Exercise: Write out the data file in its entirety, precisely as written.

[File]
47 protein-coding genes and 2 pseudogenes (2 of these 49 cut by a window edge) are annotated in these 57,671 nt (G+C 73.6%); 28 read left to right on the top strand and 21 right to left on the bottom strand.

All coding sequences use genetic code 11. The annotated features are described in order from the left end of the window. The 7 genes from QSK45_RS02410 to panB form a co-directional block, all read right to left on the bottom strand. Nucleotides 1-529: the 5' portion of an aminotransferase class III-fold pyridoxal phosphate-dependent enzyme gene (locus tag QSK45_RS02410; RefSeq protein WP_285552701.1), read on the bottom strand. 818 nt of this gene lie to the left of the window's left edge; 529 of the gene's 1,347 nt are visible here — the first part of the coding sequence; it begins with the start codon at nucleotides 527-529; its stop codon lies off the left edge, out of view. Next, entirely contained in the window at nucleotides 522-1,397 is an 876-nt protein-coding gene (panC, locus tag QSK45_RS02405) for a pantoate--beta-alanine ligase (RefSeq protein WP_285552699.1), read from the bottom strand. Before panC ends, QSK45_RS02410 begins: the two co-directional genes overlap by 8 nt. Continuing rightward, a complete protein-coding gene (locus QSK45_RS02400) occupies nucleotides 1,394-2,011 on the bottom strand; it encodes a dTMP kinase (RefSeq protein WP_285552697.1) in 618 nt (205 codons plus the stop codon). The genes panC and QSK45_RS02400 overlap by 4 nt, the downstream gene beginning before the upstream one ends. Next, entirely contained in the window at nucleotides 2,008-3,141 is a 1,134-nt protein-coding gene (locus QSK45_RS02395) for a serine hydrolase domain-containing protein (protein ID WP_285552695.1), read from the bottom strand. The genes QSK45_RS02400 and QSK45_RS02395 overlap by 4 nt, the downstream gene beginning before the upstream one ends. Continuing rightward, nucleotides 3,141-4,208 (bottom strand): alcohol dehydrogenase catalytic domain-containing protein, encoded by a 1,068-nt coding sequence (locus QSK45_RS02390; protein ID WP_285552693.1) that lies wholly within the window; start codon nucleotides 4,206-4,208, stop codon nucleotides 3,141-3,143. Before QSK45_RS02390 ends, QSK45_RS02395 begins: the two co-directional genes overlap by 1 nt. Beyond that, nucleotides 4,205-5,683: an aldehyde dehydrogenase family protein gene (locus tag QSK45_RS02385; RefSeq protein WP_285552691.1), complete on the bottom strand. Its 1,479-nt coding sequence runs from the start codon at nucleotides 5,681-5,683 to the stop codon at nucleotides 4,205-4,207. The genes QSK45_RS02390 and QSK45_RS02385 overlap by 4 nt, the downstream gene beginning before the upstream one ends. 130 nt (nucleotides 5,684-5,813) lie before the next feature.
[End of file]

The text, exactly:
47 protein-coding genes and 2 pseudogenes (2 of these 49 cut by a window edge) are annotated in these 57,671 nt (G+C 73.6%); 28 read left to right on the top strand and 21 right to left on the bottom strand.

All coding sequences use genetic code 11. The annotated features are described in order from the left end of the window. The 7 genes from QSK45_RS02410 to panB form a co-directional block, all read right to left on the bottom strand. Nucleotides 1-529: the 5' portion of an aminotransferase class III-fold pyridoxal phosphate-dependent enzyme gene (locus tag QSK45_RS02410; RefSeq protein WP_285552701.1), read on the bottom strand. 818 nt of this gene lie to the left of the window's left edge; 529 of the gene's 1,347 nt are visible here — the first part of the coding sequence; it begins with the start codon at nucleotides 527-529; its stop codon lies off the left edge, out of view. Next, entirely contained in the window at nucleotides 522-1,397 is an 876-nt protein-coding gene (panC, locus tag QSK45_RS02405) for a pantoate--beta-alanine ligase (RefSeq protein WP_285552699.1), read from the bottom strand. Before panC ends, QSK45_RS02410 begins: the two co-directional genes overlap by 8 nt. Continuing rightward, a complete protein-coding gene (locus QSK45_RS02400) occupies nucleotides 1,394-2,011 on the bottom strand; it encodes a dTMP kinase (RefSeq protein WP_285552697.1) in 618 nt (205 codons plus the stop codon). The genes panC and QSK45_RS02400 overlap by 4 nt, the downstream gene beginning before the upstream one ends. Next, entirely contained in the window at nucleotides 2,008-3,141 is a 1,134-nt protein-coding gene (locus QSK45_RS02395) for a serine hydrolase domain-containing protein (protein ID WP_285552695.1), read from the bottom strand. The genes QSK45_RS02400 and QSK45_RS02395 overlap by 4 nt, the downstream gene beginning before the upstream one ends. Continuing rightward, nucleotides 3,141-4,208 (bottom strand): alcohol dehydrogenase catalytic domain-containing protein, encoded by a 1,068-nt coding sequence (locus QSK45_RS02390; protein ID WP_285552693.1) that lies wholly within the window; start codon nucleotides 4,206-4,208, stop codon nucleotides 3,141-3,143. Before QSK45_RS02390 ends, QSK45_RS02395 begins: the two co-directional genes overlap by 1 nt. Beyond that, nucleotides 4,205-5,683: an aldehyde dehydrogenase family protein gene (locus tag QSK45_RS02385; RefSeq protein WP_285552691.1), complete on the bottom strand. Its 1,479-nt coding sequence runs from the start codon at nucleotides 5,681-5,683 to the stop codon at nucleotides 4,205-4,207. The genes QSK45_RS02390 and QSK45_RS02385 overlap by 4 nt, the downstream gene beginning before the upstream one ends. 130 nt (nucleotides 5,684-5,813) lie before the next feature.